wizardry: traveler’s property

You might remember, back in December, when I covered the recently released Wizardry: The Five Ordeals. I had mentioned that the story text in the main game had yet to be translated, outside of a few of the curated fan-made scenarios. Well, the first of the five ordeals got an English translation last week, and I’ve been playing that.

The first ordeal, Traveler’s Property, is a bit of a basic one. The quest for this one is simple: find treasure. That’s it. There’s no big bad guy causing problems or an artifact that’s gone missing. Honestly, kind of refreshing just how simple this particular Wizardry is: Get That Money. Of course, the catch is that’s a ton of powerful monsters hanging around that will kill you before you can even blink if you aren’t careful, in addition to traps and cave-ins to impede your progress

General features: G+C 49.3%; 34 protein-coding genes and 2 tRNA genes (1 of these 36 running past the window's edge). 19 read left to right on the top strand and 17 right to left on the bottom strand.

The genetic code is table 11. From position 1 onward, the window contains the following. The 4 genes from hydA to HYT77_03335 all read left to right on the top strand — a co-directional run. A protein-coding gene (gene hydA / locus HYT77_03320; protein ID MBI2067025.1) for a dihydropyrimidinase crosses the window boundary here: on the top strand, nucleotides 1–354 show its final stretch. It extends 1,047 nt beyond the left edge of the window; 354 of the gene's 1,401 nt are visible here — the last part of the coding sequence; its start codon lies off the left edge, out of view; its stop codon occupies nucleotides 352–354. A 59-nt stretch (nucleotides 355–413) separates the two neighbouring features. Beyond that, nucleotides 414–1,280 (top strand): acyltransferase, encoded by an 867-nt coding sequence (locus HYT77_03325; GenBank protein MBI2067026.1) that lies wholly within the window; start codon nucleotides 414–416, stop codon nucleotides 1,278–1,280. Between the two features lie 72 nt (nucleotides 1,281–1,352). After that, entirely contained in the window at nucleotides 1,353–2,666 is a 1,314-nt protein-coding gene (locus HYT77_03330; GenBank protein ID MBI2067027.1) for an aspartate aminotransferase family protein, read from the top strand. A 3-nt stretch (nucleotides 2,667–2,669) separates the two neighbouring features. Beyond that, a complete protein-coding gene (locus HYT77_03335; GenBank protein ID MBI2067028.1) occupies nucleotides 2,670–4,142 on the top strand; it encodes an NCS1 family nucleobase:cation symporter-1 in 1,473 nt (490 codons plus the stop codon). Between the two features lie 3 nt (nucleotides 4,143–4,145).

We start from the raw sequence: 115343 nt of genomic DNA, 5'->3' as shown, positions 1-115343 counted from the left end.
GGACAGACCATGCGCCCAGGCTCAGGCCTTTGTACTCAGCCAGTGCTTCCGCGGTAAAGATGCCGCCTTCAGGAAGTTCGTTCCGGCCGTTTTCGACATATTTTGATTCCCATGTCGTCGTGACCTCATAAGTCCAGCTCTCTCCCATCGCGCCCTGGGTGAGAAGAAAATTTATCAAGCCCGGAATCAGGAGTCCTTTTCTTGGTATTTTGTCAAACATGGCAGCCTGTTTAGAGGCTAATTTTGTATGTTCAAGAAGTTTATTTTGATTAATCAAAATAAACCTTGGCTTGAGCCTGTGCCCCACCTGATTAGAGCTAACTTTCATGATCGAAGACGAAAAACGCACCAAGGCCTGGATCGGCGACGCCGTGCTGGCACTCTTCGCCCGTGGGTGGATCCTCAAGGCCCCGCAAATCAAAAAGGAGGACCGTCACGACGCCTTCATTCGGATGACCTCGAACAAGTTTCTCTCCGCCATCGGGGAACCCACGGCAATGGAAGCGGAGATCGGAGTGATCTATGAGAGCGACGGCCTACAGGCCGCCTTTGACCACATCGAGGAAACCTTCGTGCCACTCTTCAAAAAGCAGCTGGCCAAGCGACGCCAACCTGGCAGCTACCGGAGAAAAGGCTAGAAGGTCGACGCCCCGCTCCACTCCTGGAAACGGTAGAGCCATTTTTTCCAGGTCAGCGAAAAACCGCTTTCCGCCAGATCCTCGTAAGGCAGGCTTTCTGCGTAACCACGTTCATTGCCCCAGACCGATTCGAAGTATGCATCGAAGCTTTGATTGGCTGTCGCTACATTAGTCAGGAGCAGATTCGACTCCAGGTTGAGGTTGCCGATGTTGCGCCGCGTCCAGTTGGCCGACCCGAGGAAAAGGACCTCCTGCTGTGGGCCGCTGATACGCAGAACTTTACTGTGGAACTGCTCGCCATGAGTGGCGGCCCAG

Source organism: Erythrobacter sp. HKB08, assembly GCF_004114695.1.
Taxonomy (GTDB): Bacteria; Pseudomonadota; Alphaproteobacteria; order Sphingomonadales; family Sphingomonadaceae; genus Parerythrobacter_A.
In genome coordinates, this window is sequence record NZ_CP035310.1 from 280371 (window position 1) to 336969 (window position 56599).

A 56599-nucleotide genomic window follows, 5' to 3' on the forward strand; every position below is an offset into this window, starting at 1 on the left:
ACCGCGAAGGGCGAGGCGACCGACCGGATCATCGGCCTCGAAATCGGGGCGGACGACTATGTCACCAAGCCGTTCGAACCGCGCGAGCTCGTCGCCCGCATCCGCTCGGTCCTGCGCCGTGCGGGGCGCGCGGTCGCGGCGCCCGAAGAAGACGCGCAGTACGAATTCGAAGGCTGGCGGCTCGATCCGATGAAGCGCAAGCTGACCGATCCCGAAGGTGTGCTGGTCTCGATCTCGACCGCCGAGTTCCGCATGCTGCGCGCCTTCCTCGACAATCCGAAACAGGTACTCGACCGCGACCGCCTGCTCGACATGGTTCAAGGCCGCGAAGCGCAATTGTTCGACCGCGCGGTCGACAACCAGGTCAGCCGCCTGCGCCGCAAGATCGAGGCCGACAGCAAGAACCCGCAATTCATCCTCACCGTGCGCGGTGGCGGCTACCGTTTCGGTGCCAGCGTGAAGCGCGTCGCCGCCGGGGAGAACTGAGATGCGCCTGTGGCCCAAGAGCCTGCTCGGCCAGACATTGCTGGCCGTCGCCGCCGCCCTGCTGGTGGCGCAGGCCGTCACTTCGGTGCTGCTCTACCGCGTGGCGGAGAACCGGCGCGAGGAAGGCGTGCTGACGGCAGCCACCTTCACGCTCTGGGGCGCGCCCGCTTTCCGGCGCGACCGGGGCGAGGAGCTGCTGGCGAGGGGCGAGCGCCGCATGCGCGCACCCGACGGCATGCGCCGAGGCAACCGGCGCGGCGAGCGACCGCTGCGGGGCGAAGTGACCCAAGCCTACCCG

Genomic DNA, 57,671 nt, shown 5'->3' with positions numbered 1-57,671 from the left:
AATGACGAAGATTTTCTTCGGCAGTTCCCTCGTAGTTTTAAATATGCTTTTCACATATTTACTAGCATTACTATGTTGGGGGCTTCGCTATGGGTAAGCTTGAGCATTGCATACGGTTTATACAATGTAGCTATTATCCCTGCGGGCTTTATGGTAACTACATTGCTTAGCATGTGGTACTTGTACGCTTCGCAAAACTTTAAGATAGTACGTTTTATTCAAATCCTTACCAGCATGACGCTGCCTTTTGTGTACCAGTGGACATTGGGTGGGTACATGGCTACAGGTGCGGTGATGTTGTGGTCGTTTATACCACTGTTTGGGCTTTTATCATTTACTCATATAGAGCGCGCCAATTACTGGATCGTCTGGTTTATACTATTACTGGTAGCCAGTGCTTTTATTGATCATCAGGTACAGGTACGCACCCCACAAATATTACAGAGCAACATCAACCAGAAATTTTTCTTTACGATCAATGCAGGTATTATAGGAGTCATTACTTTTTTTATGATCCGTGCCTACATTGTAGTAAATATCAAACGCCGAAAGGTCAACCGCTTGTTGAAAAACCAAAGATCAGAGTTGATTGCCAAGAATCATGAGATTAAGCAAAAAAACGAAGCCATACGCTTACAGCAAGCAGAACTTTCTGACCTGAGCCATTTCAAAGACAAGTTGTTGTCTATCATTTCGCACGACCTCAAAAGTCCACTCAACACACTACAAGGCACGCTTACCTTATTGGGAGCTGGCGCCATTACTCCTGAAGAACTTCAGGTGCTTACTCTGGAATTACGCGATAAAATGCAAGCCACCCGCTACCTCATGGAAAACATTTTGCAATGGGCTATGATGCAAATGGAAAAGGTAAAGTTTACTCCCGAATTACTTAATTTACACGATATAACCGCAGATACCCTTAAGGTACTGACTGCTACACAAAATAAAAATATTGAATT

Now, while the plot is simple, the game is anything but. This is a tough fucking game here, and it isn’t all based around the combat this time around. I’ve had a lot of moments where I’ve had to sit back, put my hand on my chin, and carefully think of my next move. Traveler’s Property is one of those scenarios where you are presented with a different situation on each floor, and the game plan is based around solving that situation. Navigating around cave-ins, moving switches in the right order to turn on abandoned machinery, exploring an entire floor covered in an anti-magic field that prevents you from healing or using your map, finding out how to enter a magic mirror, navigating a massive teleporter maze (though I felt a lot less intelligent when I figured out that the answer was to constantly hug the right wall (that’s your Protip for the sixth floor)), and so on. Of course, there’s still the old Wizardry standard of doing all of this while having to fend off large groups of Ninjas with a fondness for one-shotting you, or sorcerers with powerful magic that hits everyone at once, or big fuck off dragons that can turn you to stone, or large insects that can destroy your armor, and many other dangerous things that require commas.